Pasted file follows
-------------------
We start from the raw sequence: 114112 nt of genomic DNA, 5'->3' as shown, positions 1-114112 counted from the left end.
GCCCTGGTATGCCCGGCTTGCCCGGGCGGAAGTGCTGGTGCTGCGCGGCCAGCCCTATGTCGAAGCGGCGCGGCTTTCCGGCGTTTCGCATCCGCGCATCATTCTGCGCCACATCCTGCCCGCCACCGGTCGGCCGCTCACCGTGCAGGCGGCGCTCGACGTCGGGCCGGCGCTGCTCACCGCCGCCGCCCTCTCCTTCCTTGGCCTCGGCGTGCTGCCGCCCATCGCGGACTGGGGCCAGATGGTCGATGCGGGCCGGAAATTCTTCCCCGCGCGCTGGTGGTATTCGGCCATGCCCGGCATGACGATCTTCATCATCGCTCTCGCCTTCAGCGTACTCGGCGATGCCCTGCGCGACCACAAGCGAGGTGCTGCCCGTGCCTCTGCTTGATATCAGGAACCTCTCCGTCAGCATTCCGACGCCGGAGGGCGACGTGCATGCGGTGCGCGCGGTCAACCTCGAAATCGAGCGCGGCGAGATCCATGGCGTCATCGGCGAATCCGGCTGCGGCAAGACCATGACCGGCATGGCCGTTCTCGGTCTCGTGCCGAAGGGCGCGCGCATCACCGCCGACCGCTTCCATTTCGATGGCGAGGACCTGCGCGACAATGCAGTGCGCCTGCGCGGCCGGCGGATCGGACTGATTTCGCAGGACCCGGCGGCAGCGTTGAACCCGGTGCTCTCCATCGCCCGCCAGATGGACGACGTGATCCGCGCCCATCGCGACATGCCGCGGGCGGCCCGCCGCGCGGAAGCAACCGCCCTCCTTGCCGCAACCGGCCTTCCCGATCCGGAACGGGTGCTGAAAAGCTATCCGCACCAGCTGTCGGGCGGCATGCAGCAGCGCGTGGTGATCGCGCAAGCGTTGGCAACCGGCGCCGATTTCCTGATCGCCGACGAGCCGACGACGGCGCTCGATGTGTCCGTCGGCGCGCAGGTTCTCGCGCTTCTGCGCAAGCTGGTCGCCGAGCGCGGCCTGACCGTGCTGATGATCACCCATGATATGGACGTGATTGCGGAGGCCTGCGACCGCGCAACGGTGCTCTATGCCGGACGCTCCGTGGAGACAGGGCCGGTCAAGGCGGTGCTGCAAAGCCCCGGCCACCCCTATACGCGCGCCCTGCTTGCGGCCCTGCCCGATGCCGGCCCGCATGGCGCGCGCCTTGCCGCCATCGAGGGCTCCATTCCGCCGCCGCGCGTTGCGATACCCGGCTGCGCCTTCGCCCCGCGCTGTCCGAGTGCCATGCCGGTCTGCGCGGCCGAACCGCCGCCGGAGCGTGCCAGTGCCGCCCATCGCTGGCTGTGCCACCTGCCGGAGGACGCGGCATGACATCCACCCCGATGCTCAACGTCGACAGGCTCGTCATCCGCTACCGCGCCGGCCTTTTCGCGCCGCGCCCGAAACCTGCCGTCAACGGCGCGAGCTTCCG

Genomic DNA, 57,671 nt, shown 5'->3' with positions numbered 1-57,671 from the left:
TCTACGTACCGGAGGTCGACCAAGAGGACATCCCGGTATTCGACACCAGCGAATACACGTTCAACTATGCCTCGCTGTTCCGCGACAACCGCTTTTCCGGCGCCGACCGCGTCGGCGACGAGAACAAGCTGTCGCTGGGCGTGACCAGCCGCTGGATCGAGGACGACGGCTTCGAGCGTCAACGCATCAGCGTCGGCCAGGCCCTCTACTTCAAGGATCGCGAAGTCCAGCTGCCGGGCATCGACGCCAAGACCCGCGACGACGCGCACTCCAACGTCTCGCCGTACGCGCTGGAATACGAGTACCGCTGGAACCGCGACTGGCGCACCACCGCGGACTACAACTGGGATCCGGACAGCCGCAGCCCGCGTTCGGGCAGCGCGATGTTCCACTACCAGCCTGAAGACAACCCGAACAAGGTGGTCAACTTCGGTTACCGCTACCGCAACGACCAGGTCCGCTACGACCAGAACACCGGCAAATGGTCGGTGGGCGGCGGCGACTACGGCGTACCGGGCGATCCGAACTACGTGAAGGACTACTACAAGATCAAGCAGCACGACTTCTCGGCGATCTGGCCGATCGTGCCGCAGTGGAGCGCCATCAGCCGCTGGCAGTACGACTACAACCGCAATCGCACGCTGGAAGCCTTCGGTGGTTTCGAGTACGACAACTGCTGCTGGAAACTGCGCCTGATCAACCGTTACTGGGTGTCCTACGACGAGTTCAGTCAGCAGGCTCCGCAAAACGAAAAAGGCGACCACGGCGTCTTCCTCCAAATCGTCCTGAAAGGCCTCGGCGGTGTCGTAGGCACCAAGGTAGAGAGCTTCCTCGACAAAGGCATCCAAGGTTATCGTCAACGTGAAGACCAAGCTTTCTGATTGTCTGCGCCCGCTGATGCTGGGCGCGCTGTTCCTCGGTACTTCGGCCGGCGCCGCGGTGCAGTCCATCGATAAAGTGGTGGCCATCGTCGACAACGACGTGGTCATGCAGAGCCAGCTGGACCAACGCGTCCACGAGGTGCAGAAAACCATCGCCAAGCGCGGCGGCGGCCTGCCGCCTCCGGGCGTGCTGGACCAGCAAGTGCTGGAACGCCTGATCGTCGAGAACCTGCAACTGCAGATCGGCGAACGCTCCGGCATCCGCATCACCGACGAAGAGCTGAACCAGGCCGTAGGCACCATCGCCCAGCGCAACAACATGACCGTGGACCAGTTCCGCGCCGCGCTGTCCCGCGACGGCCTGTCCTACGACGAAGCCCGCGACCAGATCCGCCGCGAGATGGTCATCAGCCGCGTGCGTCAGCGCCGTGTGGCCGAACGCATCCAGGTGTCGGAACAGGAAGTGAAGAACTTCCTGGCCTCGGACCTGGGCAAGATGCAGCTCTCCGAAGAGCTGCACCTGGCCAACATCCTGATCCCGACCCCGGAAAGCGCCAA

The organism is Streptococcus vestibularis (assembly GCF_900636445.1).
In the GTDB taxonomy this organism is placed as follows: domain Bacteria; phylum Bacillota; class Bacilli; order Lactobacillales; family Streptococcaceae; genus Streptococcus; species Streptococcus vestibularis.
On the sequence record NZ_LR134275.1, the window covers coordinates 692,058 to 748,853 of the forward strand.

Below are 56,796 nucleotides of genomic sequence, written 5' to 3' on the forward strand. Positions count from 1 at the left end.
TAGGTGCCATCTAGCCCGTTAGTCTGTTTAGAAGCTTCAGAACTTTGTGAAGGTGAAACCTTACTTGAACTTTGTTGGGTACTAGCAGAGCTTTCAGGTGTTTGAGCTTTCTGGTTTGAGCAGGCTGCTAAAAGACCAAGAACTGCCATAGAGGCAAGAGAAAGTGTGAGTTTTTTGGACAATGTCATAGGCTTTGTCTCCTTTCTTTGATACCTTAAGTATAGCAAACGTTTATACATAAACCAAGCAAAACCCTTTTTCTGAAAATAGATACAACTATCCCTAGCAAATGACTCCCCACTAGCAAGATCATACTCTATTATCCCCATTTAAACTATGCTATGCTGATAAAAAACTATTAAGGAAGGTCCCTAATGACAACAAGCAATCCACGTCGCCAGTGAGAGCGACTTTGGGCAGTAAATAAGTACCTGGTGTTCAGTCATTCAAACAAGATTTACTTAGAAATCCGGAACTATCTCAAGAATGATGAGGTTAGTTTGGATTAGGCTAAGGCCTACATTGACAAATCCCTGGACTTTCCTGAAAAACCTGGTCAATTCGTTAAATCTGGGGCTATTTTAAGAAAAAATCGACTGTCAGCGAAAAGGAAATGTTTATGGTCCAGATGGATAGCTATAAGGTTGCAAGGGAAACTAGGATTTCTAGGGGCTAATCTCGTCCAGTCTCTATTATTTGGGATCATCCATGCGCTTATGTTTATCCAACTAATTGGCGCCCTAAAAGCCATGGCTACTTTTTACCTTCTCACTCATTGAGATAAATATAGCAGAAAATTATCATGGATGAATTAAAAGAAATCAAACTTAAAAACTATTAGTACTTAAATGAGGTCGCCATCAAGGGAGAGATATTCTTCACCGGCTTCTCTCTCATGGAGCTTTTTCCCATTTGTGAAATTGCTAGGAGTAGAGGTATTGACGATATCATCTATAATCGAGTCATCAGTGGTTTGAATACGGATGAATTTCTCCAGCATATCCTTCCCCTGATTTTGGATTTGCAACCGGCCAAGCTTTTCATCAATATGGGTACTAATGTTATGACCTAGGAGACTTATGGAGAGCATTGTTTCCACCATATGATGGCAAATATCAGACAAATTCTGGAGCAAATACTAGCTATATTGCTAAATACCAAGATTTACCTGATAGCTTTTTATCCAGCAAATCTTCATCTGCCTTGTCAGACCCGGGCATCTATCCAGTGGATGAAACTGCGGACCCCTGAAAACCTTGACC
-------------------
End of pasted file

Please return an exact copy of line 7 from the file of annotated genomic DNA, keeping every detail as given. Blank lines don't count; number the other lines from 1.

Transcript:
On the sequence record NZ_LR134275.1, the window covers coordinates 692,058 to 748,853 of the forward strand.